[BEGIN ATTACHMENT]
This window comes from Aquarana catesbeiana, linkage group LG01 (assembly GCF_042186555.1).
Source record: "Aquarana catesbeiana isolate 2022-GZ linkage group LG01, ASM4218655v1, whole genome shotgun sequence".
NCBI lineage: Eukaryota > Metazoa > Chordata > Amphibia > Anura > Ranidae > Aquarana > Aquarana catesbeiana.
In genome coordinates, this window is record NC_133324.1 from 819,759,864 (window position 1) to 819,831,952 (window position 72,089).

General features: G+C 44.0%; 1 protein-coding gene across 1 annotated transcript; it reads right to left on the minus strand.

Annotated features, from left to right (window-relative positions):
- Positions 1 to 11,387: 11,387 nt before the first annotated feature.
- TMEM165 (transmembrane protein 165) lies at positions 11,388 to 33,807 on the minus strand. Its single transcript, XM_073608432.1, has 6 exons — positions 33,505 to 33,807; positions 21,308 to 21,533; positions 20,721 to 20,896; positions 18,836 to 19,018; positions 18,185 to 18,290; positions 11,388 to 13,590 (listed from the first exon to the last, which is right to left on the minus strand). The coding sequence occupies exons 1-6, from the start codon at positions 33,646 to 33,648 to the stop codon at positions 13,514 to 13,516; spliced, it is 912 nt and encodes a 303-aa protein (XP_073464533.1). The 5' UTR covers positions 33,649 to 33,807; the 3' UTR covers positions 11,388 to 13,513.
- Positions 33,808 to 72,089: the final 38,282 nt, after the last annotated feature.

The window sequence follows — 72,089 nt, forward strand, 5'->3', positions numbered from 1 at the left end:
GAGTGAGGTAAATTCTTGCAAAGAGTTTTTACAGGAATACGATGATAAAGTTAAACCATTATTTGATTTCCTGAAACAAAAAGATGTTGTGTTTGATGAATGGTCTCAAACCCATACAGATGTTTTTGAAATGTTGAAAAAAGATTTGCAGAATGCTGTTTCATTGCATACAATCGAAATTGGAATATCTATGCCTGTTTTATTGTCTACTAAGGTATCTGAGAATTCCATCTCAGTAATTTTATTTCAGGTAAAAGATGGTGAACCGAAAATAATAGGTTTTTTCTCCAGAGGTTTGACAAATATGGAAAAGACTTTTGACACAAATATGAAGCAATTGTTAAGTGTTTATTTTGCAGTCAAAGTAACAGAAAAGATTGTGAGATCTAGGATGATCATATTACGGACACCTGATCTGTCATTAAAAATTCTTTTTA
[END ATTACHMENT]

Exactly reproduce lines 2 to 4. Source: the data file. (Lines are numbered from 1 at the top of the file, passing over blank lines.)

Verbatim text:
Source record: "Aquarana catesbeiana isolate 2022-GZ linkage group LG01, ASM4218655v1, whole genome shotgun sequence".
NCBI lineage: Eukaryota > Metazoa > Chordata > Amphibia > Anura > Ranidae > Aquarana > Aquarana catesbeiana.
In genome coordinates, this window is record NC_133324.1 from 819,759,864 (window position 1) to 819,831,952 (window position 72,089).